* Little plastic/hard-rubber demon creatures. Dear lord.
Not so sure about the little demon creatures but I would like to see an expansion of the product line, particularly in the t-shirt area. I don't think you want to "sell out" to commercialism, but t-shirts are a fantastic advertisement for a game and may attract players who have no idea what they are missing.
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Marv (Finarvyn)
Sorcerer * Dresden Files RPG * Amber Diceless
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OD&D Player since 1975
jburneko
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« Reply #42 on: August 28, 2010, 07:24:08 PM »

Ron, I know that you have a great sense as to what direction you want Sorcerer to go, but I think you're missing something here. I believe there is also an audience who would appreciate Sorcerer if only it was presented to them in the right way, and I think that expanding the audience would be beneficial to that demographic.

For what it's worth, I completely agree with you.  However, I also believe that this is sort of where the work of myself and Christopher Kubasik come in.  Christopher is still working on Play Sorcerer.  I've dumped most of my thoughts for Sorcerer Unbound on my website but I also occasionally open my word files and tinker around with the text as a How To guide rather than the topical essays I dumped on Story Games and my website.

I think reaching those other potential players requires OTHER people presenting the game (at cons, in play, in texts, whatever).  It's taken me about 10 years to accept that.  I think Ron focusing on revitalizing the mini-supplement "program" is really a good idea.  So many people have picked up Dictionary of Mu who aren't Sorcerer enthusiasts.  It's inspired some of them to dive into the game (and a few others to take that same material elsewhere).  But with enough creative critical mass around the game from more people will draw more players in.

Jesse   
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Ron Edwards
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« Reply #43 on: August 28, 2010, 08:12:53 PM »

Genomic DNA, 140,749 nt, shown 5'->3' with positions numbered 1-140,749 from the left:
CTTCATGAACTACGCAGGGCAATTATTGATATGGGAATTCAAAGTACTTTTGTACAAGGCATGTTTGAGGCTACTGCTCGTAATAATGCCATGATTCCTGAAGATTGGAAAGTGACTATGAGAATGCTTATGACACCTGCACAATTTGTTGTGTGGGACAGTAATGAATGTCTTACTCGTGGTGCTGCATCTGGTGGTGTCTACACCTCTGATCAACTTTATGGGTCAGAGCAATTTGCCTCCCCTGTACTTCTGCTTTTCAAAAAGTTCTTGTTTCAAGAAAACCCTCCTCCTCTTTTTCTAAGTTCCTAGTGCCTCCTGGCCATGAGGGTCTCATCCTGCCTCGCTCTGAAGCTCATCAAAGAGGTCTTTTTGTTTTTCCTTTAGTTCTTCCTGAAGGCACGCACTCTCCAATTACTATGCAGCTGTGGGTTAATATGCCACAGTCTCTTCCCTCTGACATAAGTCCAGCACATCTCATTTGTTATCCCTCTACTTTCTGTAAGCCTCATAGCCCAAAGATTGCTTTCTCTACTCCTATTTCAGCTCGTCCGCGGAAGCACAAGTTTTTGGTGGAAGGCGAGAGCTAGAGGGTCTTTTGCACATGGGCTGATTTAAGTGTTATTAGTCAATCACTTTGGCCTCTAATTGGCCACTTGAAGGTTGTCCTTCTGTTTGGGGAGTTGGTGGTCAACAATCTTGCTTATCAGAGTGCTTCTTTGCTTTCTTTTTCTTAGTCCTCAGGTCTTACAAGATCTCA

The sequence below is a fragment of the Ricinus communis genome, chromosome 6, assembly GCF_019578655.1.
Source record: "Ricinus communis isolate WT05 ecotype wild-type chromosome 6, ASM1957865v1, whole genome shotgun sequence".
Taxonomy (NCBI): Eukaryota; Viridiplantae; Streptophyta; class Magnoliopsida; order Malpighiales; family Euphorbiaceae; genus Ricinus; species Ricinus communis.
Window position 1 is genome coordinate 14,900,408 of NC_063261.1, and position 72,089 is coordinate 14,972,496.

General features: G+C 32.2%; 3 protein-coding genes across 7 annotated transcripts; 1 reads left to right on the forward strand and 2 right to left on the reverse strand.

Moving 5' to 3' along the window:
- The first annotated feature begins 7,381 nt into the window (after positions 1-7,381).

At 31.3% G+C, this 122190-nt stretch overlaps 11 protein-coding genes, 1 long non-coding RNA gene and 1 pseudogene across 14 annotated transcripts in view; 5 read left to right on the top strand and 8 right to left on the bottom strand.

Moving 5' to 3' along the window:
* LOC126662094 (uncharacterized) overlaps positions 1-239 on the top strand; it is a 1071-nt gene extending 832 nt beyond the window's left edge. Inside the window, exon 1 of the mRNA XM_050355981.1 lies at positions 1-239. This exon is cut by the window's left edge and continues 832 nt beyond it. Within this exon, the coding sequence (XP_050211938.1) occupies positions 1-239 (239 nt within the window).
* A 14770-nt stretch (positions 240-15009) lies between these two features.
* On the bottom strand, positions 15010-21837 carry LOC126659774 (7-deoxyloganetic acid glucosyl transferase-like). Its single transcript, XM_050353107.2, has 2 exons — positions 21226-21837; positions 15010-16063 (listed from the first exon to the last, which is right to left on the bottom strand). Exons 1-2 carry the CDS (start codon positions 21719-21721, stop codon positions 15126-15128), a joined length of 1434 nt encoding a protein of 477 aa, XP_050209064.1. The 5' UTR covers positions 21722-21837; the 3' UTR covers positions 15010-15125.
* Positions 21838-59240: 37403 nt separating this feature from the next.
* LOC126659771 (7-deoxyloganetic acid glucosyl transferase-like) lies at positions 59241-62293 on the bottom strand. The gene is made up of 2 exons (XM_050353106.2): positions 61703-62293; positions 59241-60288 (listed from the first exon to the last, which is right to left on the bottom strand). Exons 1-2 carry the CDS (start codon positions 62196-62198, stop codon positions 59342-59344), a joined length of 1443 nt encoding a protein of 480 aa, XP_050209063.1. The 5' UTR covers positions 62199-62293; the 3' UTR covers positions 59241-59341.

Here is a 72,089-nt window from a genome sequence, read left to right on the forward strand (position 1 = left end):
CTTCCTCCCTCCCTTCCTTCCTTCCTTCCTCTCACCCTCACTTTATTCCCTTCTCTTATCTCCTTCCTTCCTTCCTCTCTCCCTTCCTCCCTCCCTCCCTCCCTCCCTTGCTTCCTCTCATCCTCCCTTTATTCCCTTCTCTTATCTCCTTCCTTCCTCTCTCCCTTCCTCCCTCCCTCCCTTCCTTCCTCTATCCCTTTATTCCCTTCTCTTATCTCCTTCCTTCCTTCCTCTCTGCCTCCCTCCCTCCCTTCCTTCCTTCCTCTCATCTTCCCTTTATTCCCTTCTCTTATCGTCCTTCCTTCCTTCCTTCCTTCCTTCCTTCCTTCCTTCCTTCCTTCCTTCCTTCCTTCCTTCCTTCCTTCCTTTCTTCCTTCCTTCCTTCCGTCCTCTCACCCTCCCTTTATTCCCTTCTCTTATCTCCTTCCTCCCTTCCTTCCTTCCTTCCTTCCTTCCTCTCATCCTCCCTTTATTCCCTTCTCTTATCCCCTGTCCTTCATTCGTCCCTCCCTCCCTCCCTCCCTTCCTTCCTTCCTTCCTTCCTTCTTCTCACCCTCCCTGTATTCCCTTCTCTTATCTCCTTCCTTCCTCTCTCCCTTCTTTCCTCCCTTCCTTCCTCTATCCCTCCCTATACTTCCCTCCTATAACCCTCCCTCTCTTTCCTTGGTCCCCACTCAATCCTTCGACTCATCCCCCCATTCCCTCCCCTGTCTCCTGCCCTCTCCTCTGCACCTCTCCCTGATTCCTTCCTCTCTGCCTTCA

Hiya,

1. Yes, Christopher and Jesse and whoever else is interested, that's your department, for what Marv is talking about. I can't do it. The annotations I have in mind aren't going in that direction at all. They're more of a reflections-clarification thing, with examples or applications simply taken from my own experiences.

2. The t-shirt thing ... well, bear in mind that I can't draw or paint. (I sketch OK, but in a totally amateurish way which is endearing and useful for explanations, but not saleable).  Plus why should I make any money off someone else's work? So getting t-shirts going is a matter of energizing the artists. Raven and Ed Heil are there already (Sorcerer t-shirt, Trollbabe t-shirt, why don't you own one?) sure, but I'm talking about opening it up to others who might like to do this.

3. The little demon creatures thing ... man, you have no idea. Little cute hard-rubber or sort-of squishy-plastic demons? Gotta do it!

Best, Ron
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greyorm
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My name is Raven.


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« Reply #44 on: August 29, 2010, 01:22:39 AM »

[plug] And don't forget the metal-style version (on black, with flames). [/plug]
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Rev. Ravenscrye Grey Daegmorgan
Wild Hunt Studio